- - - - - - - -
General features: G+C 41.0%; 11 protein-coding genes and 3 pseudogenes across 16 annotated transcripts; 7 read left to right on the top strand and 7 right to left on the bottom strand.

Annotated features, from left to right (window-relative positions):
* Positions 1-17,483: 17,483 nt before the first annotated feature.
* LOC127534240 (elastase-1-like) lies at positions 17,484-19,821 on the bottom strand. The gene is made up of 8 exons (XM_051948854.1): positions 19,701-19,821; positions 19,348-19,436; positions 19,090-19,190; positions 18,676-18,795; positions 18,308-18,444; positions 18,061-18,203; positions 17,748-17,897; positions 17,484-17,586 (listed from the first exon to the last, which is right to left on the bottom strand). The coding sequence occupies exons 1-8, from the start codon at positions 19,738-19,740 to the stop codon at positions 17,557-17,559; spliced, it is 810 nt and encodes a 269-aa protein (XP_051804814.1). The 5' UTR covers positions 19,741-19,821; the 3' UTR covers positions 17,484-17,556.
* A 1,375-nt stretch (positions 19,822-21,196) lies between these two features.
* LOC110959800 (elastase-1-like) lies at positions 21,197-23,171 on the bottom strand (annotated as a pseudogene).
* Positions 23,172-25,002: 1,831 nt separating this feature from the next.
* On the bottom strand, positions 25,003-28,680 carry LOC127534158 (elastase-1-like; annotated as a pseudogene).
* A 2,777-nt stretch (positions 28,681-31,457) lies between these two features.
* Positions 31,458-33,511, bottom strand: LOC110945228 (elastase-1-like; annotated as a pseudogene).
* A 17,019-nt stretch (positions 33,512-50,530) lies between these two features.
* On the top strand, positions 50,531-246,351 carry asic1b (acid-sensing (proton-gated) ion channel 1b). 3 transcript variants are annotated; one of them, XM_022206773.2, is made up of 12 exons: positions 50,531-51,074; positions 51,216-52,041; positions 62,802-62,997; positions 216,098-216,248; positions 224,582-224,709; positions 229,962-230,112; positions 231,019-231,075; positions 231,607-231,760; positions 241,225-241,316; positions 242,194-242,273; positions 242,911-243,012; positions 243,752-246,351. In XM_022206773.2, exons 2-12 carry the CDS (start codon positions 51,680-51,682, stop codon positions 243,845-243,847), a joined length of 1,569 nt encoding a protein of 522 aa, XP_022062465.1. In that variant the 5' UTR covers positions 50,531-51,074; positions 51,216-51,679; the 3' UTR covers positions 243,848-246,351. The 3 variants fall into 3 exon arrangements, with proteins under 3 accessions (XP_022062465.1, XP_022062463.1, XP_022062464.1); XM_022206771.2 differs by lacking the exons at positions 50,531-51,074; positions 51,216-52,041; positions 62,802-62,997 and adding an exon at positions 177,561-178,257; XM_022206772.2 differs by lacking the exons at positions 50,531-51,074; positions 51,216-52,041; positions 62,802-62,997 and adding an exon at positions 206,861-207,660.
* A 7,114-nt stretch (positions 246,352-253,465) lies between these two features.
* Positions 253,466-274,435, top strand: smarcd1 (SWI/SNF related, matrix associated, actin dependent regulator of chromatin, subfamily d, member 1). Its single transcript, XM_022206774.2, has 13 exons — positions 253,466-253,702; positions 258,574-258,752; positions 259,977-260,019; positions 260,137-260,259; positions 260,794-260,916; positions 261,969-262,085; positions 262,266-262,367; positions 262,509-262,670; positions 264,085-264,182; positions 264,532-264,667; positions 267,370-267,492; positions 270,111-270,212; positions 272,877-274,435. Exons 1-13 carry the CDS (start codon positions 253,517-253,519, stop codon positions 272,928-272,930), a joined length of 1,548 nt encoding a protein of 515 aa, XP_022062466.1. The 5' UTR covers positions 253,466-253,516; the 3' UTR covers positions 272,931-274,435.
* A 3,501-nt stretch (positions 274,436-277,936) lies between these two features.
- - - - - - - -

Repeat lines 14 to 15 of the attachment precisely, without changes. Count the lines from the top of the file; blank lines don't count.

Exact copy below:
* Positions 253,466-274,435, top strand: smarcd1 (SWI/SNF related, matrix associated, actin dependent regulator of chromatin, subfamily d, member 1). Its single transcript, XM_022206774.2, has 13 exons — positions 253,466-253,702; positions 258,574-258,752; positions 259,977-260,019; positions 260,137-260,259; positions 260,794-260,916; positions 261,969-262,085; positions 262,266-262,367; positions 262,509-262,670; positions 264,085-264,182; positions 264,532-264,667; positions 267,370-267,492; positions 270,111-270,212; positions 272,877-274,435. Exons 1-13 carry the CDS (start codon positions 253,517-253,519, stop codon positions 272,928-272,930), a joined length of 1,548 nt encoding a protein of 515 aa, XP_022062466.1. The 5' UTR covers positions 253,466-253,516; the 3' UTR covers positions 272,931-274,435.
* A 3,501-nt stretch (positions 274,436-277,936) lies between these two features.